Chichewa and Comfortably Installed at COWLHA’s
Malawi — Uniterra
I finally learn yesterday what will be my mandate for the next 2 remaining weeks (yes already!) I didn’t mention it before, but next Monday is a National Holiday in Malawi. Without counting today, I have less than 7 days to work on my project as I have to submit my idea and to adjust it to their need if required before I leave on January 27th. More as the days go, more I realise how 3 weeks is really short for a mandate. My mandate consists to propose a tool and procedure to compile and to track feedbacks received from COWLHA’ direct beneficiaries (e.g. women living with HIV /AIDS). By proposing new way of compiling these feedbacks, it will allow COWLHA management team to follow-up on the evolution and progress of their organization as a whole and to improve skills and knowledge of COWHLA staff for all their services and trainings.
My morning at COWLHA was cut short as I left in the afternoon to assist a basic Chichewa class given at the WUSC office. The basic Chichewa class is normally only given to long term volunteer which is why mine was cut short on Monday. I’m lucky to have other 6 volunteers in Malawi at the same than me which allow me to benefit from this training. The only greeting that I manage to remember is Muli bwanji? (How are you?), but it was interesting to know how Chichewa function as a language. The teacher, Austin, was quite insightful and gave us a lot of tips about greetings in Malawi. Greetings are an important part of the Malawian culture; if you do not greet, it could be interpret as being rude.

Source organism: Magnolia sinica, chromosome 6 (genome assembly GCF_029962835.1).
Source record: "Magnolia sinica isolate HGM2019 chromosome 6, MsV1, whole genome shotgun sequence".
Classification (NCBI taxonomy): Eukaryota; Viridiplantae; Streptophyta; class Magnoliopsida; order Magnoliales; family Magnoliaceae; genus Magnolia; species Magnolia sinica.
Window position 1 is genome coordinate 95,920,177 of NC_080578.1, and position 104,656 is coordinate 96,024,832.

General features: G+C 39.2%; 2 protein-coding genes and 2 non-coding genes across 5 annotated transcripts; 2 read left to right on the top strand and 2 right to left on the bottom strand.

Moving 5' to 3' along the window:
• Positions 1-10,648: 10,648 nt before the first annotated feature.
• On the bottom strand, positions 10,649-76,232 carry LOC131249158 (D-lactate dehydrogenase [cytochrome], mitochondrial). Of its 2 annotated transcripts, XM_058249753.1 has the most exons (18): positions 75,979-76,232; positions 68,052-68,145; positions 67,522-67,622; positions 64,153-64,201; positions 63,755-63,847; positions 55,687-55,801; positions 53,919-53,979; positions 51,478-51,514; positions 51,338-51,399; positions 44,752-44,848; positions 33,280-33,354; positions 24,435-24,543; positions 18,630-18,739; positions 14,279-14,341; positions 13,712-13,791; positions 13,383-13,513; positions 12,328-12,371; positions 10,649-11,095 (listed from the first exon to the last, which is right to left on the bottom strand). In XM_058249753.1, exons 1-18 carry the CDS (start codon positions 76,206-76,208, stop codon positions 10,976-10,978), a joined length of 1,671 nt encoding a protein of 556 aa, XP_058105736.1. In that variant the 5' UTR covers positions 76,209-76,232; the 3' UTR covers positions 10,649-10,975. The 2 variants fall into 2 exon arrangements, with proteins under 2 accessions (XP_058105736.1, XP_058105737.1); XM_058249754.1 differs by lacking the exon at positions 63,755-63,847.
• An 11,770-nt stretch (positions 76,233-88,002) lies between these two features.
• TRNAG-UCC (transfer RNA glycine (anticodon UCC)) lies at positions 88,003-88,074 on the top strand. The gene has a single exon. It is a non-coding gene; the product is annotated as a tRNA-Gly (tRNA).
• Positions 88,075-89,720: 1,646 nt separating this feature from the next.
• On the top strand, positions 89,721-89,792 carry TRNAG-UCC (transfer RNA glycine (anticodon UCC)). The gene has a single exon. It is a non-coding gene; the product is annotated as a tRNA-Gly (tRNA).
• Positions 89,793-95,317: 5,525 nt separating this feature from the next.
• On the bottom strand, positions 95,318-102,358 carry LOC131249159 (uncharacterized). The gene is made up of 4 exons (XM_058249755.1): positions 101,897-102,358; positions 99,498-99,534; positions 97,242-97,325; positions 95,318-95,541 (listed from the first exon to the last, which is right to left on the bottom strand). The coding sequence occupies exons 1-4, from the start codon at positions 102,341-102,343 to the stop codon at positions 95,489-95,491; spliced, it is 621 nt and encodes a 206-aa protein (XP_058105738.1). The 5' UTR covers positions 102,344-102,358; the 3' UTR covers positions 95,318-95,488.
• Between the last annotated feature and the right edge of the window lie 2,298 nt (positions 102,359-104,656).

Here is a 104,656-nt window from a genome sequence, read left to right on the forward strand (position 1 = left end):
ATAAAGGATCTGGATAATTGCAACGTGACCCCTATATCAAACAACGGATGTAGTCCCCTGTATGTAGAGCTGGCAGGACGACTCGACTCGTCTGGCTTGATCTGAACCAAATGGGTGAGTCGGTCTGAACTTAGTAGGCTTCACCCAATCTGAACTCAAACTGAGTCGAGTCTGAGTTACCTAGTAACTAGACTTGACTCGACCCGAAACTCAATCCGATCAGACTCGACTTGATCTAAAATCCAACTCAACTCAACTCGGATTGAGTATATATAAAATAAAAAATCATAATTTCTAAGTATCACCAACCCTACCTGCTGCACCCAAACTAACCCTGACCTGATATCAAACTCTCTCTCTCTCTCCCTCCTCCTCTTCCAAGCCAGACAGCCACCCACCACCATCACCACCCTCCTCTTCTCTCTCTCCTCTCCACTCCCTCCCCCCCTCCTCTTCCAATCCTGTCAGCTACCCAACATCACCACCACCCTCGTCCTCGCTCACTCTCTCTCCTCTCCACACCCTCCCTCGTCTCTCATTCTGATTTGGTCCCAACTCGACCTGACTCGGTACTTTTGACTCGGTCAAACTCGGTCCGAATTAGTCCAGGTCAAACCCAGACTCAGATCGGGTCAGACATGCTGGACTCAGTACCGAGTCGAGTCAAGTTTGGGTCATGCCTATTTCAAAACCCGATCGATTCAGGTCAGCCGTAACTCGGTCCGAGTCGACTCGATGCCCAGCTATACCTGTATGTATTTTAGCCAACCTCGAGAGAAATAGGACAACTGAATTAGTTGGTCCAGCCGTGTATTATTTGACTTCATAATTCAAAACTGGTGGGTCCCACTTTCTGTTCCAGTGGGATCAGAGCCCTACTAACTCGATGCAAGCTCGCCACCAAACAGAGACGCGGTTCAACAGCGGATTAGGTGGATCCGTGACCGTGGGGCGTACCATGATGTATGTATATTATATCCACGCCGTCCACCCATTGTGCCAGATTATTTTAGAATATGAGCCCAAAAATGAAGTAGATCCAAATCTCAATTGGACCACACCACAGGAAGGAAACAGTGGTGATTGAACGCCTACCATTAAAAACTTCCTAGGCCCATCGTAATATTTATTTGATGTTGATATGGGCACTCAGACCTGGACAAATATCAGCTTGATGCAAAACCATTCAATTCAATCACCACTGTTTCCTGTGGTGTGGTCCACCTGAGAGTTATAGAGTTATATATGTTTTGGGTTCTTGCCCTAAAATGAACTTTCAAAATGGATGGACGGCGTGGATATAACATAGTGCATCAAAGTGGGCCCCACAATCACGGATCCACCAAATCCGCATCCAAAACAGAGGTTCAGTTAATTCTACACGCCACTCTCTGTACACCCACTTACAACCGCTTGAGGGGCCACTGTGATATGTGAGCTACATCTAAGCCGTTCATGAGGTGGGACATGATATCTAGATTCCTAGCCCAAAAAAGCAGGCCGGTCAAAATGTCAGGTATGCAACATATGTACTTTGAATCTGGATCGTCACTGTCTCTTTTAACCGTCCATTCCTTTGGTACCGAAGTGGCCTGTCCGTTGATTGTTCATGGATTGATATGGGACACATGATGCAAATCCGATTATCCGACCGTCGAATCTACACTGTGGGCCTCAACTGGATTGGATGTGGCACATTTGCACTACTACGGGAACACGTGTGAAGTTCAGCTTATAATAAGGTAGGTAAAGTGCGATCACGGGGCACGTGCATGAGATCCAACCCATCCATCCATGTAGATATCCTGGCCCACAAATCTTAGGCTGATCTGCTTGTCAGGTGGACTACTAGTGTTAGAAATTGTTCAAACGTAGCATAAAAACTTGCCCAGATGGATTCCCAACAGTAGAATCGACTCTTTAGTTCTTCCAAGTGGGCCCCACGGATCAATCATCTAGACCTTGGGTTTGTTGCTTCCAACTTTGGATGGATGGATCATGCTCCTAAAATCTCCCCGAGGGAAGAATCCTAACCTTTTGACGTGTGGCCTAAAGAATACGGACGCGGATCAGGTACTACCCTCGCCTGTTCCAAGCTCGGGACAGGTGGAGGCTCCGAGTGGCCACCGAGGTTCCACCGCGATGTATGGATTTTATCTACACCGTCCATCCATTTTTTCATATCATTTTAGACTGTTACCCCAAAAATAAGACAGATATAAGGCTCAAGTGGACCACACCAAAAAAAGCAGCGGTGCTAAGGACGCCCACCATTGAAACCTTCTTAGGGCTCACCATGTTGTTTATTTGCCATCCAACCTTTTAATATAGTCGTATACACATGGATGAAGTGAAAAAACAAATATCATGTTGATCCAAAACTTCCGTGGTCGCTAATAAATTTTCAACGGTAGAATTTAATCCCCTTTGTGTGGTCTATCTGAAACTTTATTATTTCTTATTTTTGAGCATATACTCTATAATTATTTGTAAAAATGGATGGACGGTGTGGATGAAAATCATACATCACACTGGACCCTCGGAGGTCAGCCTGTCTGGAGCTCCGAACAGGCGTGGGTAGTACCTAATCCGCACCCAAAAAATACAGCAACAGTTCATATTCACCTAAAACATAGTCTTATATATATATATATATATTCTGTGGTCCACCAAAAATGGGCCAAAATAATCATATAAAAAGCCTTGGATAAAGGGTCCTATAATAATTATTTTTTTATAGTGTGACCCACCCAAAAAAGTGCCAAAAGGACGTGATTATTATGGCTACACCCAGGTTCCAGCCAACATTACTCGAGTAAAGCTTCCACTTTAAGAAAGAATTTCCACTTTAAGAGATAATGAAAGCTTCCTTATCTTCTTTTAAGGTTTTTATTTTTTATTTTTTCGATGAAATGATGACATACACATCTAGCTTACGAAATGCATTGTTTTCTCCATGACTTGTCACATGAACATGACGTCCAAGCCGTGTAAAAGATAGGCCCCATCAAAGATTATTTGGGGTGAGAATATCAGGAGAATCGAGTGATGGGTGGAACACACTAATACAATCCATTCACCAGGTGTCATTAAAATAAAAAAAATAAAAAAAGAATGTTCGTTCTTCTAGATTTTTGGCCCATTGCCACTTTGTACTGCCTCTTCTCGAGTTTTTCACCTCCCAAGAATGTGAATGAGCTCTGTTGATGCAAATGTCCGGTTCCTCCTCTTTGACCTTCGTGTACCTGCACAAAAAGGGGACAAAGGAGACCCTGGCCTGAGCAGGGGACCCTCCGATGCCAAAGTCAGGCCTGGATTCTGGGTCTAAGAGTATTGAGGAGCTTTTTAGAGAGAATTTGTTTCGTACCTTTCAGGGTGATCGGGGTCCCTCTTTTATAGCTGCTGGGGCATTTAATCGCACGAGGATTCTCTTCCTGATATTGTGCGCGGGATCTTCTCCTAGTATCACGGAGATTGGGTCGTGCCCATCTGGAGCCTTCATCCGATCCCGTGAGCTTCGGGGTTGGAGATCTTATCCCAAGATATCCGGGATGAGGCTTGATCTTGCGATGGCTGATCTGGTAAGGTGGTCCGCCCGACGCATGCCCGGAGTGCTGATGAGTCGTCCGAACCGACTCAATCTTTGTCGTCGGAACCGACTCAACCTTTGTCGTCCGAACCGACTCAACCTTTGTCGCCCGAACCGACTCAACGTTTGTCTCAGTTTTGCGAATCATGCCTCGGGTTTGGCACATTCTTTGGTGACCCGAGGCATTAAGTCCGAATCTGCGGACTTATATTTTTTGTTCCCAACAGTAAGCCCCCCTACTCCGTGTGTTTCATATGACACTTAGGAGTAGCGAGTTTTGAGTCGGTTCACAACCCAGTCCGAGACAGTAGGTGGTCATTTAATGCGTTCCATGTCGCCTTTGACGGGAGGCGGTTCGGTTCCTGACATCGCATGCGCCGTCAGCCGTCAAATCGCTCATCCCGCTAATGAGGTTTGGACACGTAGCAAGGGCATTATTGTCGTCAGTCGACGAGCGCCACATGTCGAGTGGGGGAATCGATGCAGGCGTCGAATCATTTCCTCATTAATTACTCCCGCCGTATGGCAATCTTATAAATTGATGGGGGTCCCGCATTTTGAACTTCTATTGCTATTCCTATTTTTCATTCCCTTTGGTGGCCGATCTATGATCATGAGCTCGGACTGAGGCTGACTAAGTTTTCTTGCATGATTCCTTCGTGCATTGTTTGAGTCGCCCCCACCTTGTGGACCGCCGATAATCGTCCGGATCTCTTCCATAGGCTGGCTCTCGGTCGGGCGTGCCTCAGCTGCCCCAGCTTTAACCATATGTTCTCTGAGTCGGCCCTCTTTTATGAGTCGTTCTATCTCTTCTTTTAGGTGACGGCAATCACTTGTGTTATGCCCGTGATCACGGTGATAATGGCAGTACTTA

For those whose wondering what I’m eating… well I’m eating the same thing than in Canada! My last night supper was a homemade vegetarian curry. Being in the capital, Lilongwe has everything that can be easily found like any other big city which could explain why I didn’t experience any “cultural shock” yet. What I meant is that people usually associate “Africa” to poverty, but Africa is a big continent with many beautiful countries, each with their own charm. Of course I miss home, but I didn’t feel any culture shock yet; I might experience it more when I will be travelling to the fields with COWLHA next week.
Today, it’s my first full day in COWLHA. I’m comfortably installed and I’m already familiar with the place, thanks to COWLHA’s team. Elina agreed to take a picture with me; she’s one of the staff at COWLHA.